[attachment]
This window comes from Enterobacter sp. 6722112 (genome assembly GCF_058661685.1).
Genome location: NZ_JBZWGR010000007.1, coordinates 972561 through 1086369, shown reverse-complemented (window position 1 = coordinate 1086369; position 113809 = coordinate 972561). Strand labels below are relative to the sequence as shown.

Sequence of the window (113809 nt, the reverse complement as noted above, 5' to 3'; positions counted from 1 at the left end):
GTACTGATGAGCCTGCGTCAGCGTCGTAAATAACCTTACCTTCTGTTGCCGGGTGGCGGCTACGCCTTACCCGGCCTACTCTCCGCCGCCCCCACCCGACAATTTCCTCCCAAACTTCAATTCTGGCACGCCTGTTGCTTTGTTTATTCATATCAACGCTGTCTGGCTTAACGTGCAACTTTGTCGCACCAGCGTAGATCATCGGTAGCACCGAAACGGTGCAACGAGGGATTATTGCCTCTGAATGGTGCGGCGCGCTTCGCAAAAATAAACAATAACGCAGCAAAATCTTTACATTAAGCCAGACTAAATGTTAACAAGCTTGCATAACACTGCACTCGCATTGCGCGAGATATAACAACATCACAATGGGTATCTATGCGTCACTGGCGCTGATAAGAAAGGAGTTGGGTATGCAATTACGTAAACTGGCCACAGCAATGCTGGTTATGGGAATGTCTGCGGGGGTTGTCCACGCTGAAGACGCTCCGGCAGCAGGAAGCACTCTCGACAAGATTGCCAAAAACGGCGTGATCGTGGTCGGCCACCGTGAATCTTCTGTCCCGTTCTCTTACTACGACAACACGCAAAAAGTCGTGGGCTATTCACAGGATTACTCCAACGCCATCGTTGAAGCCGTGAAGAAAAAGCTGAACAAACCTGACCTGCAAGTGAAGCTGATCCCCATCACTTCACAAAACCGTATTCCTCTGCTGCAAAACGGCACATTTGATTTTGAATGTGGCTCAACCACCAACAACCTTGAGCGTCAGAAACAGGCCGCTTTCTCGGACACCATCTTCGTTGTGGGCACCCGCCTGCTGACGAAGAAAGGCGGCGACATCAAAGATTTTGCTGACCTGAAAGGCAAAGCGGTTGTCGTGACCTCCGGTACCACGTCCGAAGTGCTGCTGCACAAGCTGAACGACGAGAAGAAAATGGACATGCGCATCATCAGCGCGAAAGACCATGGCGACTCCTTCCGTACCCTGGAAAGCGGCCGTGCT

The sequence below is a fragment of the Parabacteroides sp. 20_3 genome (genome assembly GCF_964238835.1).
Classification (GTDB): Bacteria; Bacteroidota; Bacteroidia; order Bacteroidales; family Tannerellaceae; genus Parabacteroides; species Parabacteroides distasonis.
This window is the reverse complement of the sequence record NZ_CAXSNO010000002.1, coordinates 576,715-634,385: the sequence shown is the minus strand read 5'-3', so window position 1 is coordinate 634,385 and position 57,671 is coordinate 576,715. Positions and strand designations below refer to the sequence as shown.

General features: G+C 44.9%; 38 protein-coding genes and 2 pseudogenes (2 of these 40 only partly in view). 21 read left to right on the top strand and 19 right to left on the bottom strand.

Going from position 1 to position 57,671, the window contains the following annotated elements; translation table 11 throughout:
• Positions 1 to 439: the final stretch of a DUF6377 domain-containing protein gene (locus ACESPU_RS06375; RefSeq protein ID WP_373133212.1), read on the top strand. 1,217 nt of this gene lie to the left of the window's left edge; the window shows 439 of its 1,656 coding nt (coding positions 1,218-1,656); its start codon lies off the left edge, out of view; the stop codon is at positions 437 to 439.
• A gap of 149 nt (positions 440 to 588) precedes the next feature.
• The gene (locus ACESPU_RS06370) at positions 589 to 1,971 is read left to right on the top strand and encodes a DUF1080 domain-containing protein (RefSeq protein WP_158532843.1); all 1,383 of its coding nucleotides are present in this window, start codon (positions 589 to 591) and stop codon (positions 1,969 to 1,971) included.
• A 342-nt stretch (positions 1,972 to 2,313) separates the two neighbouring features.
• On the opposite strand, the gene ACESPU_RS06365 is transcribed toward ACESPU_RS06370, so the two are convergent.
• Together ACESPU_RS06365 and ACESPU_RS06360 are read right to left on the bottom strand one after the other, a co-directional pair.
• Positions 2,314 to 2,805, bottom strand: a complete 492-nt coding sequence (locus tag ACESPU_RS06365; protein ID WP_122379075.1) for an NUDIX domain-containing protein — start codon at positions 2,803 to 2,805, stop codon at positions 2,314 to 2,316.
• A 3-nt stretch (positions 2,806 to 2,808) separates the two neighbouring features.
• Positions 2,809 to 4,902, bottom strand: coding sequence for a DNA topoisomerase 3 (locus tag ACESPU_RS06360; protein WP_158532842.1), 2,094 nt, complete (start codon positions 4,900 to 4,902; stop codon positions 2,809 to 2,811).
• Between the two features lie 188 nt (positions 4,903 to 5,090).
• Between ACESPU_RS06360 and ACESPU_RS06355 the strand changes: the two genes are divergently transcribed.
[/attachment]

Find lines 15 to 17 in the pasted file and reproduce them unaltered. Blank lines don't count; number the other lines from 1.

• Together ACESPU_RS06365 and ACESPU_RS06360 are read right to left on the bottom strand one after the other, a co-directional pair.
• Positions 2,314 to 2,805, bottom strand: a complete 492-nt coding sequence (locus tag ACESPU_RS06365; protein ID WP_122379075.1) for an NUDIX domain-containing protein — start codon at positions 2,803 to 2,805, stop codon at positions 2,314 to 2,316.
• A 3-nt stretch (positions 2,806 to 2,808) separates the two neighbouring features.